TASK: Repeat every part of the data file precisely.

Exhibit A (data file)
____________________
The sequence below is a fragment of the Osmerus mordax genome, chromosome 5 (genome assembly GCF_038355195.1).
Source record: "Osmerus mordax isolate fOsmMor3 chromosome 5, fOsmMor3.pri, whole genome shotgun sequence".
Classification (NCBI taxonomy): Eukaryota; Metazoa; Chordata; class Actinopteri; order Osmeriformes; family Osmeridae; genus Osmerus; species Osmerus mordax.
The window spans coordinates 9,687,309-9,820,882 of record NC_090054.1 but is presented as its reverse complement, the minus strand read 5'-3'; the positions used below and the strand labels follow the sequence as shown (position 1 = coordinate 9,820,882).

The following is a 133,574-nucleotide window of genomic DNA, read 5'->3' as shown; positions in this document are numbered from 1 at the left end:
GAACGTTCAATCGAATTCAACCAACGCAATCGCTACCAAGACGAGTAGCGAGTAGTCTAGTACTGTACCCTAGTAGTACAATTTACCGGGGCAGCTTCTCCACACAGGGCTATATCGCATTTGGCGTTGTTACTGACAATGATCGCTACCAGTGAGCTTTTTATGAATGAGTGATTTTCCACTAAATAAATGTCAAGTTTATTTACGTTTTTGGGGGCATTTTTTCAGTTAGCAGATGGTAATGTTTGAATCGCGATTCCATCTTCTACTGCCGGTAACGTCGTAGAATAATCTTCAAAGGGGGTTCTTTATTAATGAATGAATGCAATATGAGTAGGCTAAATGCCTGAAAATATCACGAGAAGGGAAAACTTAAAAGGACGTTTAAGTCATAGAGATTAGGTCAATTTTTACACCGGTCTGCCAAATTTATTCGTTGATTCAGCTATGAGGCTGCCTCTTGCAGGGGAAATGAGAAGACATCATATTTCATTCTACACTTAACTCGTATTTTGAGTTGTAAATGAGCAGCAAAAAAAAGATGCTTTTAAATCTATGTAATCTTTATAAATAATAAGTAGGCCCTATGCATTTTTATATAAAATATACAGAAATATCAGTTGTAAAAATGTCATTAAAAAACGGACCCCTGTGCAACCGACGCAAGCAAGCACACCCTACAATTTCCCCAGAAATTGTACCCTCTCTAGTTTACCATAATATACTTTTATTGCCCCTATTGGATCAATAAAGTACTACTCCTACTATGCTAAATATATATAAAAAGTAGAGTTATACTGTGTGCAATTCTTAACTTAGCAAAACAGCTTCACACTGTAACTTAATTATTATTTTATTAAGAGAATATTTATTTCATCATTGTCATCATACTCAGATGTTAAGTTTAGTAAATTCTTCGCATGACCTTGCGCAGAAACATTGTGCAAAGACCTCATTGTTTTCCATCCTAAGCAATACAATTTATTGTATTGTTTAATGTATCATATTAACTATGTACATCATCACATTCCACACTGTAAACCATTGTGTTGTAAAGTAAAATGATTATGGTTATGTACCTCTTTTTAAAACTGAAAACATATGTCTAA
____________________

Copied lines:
The sequence below is a fragment of the Osmerus mordax genome, chromosome 5 (genome assembly GCF_038355195.1).
Source record: "Osmerus mordax isolate fOsmMor3 chromosome 5, fOsmMor3.pri, whole genome shotgun sequence".
Classification (NCBI taxonomy): Eukaryota; Metazoa; Chordata; class Actinopteri; order Osmeriformes; family Osmeridae; genus Osmerus; species Osmerus mordax.
The window spans coordinates 9,687,309-9,820,882 of record NC_090054.1 but is presented as its reverse complement, the minus strand read 5'-3'; the positions used below and the strand labels follow the sequence as shown (position 1 = coordinate 9,820,882).

The following is a 133,574-nucleotide window of genomic DNA, read 5'->3' as shown; positions in this document are numbered from 1 at the left end:
GAACGTTCAATCGAATTCAACCAACGCAATCGCTACCAAGACGAGTAGCGAGTAGTCTAGTACTGTACCCTAGTAGTACAATTTACCGGGGCAGCTTCTCCACACAGGGCTATATCGCATTTGGCGTTGTTACTGACAATGATCGCTACCAGTGAGCTTTTTATGAATGAGTGATTTTCCACTAAATAAATGTCAAGTTTATTTACGTTTTTGGGGGCATTTTTTCAGTTAGCAGATGGTAATGTTTGAATCGCGATTCCATCTTCTACTGCCGGTAACGTCGTAGAATAATCTTCAAAGGGGGTTCTTTATTAATGAATGAATGCAATATGAGTAGGCTAAATGCCTGAAAATATCACGAGAAGGGAAAACTTAAAAGGACGTTTAAGTCATAGAGATTAGGTCAATTTTTACACCGGTCTGCCAAATTTATTCGTTGATTCAGCTATGAGGCTGCCTCTTGCAGGGGAAATGAGAAGACATCATATTTCATTCTACACTTAACTCGTATTTTGAGTTGTAAATGAGCAGCAAAAAAAAGATGCTTTTAAATCTATGTAATCTTTATAAATAATAAGTAGGCCCTATGCATTTTTATATAAAATATACAGAAATATCAGTTGTAAAAATGTCATTAAAAAACGGACCCCTGTGCAACCGACGCAAGCAAGCACACCCTACAATTTCCCCAGAAATTGTACCCTCTCTAGTTTACCATAATATACTTTTATTGCCCCTATTGGATCAATAAAGTACTACTCCTACTATGCTAAATATATATAAAAAGTAGAGTTATACTGTGTGCAATTCTTAACTTAGCAAAACAGCTTCACACTGTAACTTAATTATTATTTTATTAAGAGAATATTTATTTCATCATTGTCATCATACTCAGATGTTAAGTTTAGTAAATTCTTCGCATGACCTTGCGCAGAAACATTGTGCAAAGACCTCATTGTTTTCCATCCTAAGCAATACAATTTATTGTATTGTTTAATGTATCATATTAACTATGTACATCATCACATTCCACACTGTAAACCATTGTGTTGTAAAGTAAAATGATTATGGTTATGTACCTCTTTTTAAAACTGAAAACATATGTCTAA